Idiopathic Pulmonary Fibrosis
(IPF)

What is IPF?

IPF is a progressive, interstitial lung disease that causes inflammation and scarring in the lung. This scarring worsens over time, eventually making it difficult for the lung to expand with every breath and absorb oxygen. As of right now, there is no cure for IPF, and the cause of the disease remains unknown.

Roughly 132,000 people in the United States are affected by IPF, and that number continues to grow with 30,000-40,000 new cases each year.

Source: U.S. National Library of Medicine. (2020, July 1). Idiopathic pulmonary fibrosis. MedlinePlus. Retrieved May 10, 2022, from https://medlineplus.gov/genetics/condition/idiopathic-pulmonary-fibrosis/#frequency

Affecting between 13-20 per 100,000 people worldwide, the disease is more common in people who are 50 years of age or older. More men are affected than women.

Symptoms

Because IPF is a disease that causes scarring in the lung, it mostly affects respiratory function. Common symptoms with IPF are:

  • Dry, persistent cough
  • Shortness of breath
  • Discomfort in the chest
  • Fatigue
  • Anxiety
  • Depression
  • Loss of appetite
  • Finger clubbing

These symptoms may be mild or nonexistent at the start of your diagnosis but are likely to worsen as the disease progresses.

What are my options?

You can explore any of the treatment plans below with your care team to find out what works best for you depending on your stage of IPF.

  • Supplemental Oxygen

    While carrying an oxygen tank is at times inconvenient, it may be useful when you are struggling to catch your breath.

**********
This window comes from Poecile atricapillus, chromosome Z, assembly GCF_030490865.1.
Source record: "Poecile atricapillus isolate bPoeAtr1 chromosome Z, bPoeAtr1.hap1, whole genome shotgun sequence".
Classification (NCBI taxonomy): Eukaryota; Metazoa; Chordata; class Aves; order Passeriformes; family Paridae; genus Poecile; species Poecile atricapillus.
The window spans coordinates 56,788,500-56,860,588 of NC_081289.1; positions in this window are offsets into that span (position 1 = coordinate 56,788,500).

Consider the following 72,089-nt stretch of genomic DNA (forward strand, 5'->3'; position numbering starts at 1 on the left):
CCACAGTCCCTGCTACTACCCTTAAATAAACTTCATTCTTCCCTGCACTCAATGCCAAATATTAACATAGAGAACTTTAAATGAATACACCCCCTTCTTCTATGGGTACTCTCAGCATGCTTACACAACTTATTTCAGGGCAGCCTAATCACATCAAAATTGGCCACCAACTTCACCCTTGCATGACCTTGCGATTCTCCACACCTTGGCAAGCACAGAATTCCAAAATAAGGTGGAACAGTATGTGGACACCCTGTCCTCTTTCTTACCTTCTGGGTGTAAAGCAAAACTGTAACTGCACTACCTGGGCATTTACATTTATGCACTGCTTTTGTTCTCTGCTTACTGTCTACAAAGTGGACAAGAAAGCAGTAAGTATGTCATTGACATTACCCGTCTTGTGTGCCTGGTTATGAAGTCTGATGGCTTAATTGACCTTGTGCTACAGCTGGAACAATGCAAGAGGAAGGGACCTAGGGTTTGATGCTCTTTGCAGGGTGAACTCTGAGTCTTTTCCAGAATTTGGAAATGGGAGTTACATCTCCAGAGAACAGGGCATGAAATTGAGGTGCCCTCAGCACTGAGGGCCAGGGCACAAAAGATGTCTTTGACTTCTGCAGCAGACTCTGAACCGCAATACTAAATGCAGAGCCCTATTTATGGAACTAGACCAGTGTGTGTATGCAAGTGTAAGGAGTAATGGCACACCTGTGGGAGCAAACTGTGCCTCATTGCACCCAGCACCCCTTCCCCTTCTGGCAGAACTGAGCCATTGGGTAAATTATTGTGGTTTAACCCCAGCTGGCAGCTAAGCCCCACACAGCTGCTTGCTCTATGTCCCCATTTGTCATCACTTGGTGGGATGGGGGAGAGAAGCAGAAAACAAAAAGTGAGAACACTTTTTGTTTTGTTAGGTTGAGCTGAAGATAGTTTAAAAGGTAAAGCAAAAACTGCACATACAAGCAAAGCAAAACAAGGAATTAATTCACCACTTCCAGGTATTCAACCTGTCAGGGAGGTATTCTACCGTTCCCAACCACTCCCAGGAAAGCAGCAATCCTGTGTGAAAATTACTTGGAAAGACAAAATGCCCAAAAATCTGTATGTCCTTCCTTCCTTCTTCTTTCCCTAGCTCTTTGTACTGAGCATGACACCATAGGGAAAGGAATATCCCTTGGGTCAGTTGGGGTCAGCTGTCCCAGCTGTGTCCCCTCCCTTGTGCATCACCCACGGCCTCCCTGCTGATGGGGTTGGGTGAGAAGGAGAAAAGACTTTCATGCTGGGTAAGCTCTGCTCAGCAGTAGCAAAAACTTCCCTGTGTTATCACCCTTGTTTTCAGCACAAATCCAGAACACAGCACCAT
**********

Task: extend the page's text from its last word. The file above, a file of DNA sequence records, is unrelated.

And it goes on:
• Pulmonary Rehabilitation

    Pulmonary rehabilitation includes small exercises and diet plans to help you feel more normal again (or close to it). Practicing movement and slowing down when needed is key to fighting this disease.

  • Lung Transplant

    While waiting for a lung transplant may be a long and exhausting process, it offers additional years to live free from pain.

  • Palliative Care

    Monitoring your actions and ensuring you have a helping hand is incredibly important. As the disease progresses, it will become increasingly challenging to perform everyday tasks. It’s okay – and encouraged – to let someone help.

  • Medication

    There are currently two medications approved by the U.S. Food and Drug Administration (FDA) for the treatment of IPF. Contact your provider for more information on what may work best for you.

What help can Endeavor Offer?

Endeavor is conducting a Phase 2 clinical trial to study our investigational therapy, ENV-101, to potentially help better the lives of those who are living with IPF. ENV-101 acts on a protein in the body that is thought to be involved in the scarring of the lungs. By blocking this process, ENV-101 may slow progression of the disease, which may improve the symptoms of IPF.

We are currently enrolling for this trial. If you are interested, please use this link to find a trial location near you or visit clinicaltrials.gov